With tech companies abandoning the proprietary Flash and Silverlight media players for HTML5, it was inevitable somebody would try to inject DRM into the virgin spec.
Microsoft, Google and Netflix are that “somebody”, having submitted a proposed modification to HTML5 to the World Wide Web Consortium (W3C) for “encrypted media extensions”.
Hickson wrote in response to Microsoft’s Adrian Bateman who floated the proposal on Monday: “I believe this proposal is unethical and that we should not pursue it.”
Bateman drew fire by revealing Microsoft, Google and Netflix had been working on an API to enable encrypted media in HTML “that we think can be implemented in all browsers and support any container/codec and content encryption without making major changes to the HTML Media element specification”.
Batemen said “many” content and application providers reckon they can’t use the <audio> and <video> elements in HTML5 because they “lack robust content protection”.
Hickson responded that the companies’ proposal doesn't provide robust content protection either, so it would not address this issue “even if it wasn't unethical”. Hickson didn’t elaborate on what he meant by unethical.
The video and audio tags in HTML5 offered the prospect of delivering media online in a vendor-neutral format. Traditionally, video and music were added to a web page via a plug-in, such as the proprietary Flash, QuickTime and Silverlight from Adobe. Apple and Microsoft use compression and decompression codecs such as the equally proprietary and patent encumbered H.264, co-authored by the two firms among others. Open sourcers fell back on the patent-free Ogg Theora.
The benefit of players such as Flash, QuickTime and Silverlight – to media companies, at least – has been it's possible to control who sees your stuff based on factors including region and payment. When it was developing Silverlight, Microsoft made a big deal about adding DRM and when shunting Silverlight aside for HTML5 a lack of similar controls was raised as a source of concern.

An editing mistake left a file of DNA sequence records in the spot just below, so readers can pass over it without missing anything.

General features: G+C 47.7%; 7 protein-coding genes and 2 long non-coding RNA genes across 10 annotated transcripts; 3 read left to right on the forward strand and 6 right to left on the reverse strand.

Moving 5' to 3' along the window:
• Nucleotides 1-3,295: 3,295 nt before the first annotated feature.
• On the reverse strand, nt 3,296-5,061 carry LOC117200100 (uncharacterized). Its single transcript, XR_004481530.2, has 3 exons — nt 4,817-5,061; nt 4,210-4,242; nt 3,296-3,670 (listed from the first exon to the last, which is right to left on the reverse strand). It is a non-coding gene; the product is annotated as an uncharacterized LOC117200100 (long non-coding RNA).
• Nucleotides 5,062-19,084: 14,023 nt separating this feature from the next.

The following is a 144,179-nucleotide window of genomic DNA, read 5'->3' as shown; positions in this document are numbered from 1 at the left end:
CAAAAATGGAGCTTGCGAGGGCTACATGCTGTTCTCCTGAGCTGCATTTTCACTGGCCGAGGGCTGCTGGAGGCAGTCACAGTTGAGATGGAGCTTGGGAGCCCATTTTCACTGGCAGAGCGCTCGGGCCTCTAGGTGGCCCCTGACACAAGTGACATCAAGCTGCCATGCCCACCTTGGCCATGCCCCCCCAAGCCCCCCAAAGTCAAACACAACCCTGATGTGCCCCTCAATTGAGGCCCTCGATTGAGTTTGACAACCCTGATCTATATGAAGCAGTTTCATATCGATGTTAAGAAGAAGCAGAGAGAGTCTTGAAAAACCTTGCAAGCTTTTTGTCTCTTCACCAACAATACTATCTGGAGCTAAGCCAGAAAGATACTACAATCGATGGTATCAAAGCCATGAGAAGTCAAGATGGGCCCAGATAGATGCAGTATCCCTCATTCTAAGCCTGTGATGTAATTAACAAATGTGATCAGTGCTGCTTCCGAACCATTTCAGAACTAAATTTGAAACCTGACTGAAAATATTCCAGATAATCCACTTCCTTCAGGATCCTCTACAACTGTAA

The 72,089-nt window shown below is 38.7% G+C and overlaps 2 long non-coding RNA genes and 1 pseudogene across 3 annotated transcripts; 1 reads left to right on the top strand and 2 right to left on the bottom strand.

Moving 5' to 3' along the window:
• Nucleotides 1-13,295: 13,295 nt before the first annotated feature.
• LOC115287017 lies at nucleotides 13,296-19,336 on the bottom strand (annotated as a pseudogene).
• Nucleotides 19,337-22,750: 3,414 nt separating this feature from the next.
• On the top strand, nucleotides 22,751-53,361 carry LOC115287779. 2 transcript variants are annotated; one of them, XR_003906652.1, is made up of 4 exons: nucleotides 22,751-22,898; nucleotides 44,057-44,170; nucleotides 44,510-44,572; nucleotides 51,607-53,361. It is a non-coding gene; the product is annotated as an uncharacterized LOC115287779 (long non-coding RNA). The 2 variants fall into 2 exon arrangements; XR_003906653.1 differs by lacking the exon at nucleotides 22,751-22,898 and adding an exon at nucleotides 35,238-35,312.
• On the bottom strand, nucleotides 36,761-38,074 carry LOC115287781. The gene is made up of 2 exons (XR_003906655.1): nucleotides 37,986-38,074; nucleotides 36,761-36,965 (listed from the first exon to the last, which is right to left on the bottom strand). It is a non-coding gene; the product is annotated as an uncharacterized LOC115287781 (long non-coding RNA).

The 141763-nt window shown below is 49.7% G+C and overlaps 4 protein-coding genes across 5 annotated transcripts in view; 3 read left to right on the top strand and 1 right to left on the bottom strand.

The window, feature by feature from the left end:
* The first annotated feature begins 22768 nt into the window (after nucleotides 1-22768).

The attempt to claw back the safety of DRM - digital rights management aka copy protection - should come as little surprise.
But what about the presence of Google and Netflix? Google is no friend to Microsoft or H.264, and in 2010 open sourced the VP8 video codec to free the web from H.264. Netflix, meanwhile, is a tech vendor and is what’s known in “the biz” as a customer and is also far smaller than Microsoft or Google.
Google’s problem is YouTube and Google TV. Google might like VP8 philosophically, but - to our best knowledge - hardly anybody is using it.
Instead, the majority of content on YouTube is built for Flash and this will be played via Google TV. If Steve Jobs was right, HTML5 will supplant Flash. Google can’t afford to upset the corporate makers of film, TV and music on YouTube by making it impossible to let them control the distribution of their content.
Netflix, meanwhile, is trying to grow an online streaming business out of its original DVD rental service. Netflix was an early Silverlight adopter and must now recognise the future is HTML5 thanks to Microsoft’s acceptance of the Jobsian vision. It, like Google, will want to stay on the right side of media producers.
As an interesting footnote, Netflix chief executive Reed Hastings also sits on the Microsoft board.
Microsoft’s Bateman has tried to bulletproof the encrypted media extensions proposal by saying: “No ‘DRM’ is added to the HTML5 specification, and only simple clear key decryption is required as a common baseline.”
It’s typical for IT vendors to adopt standards and then extend them in their own software. However, the extensions Microsoft, Google and Netflix are proposing, though, could become enshrined as an official W3C standard that’s supposed to be vendor neutral. ®
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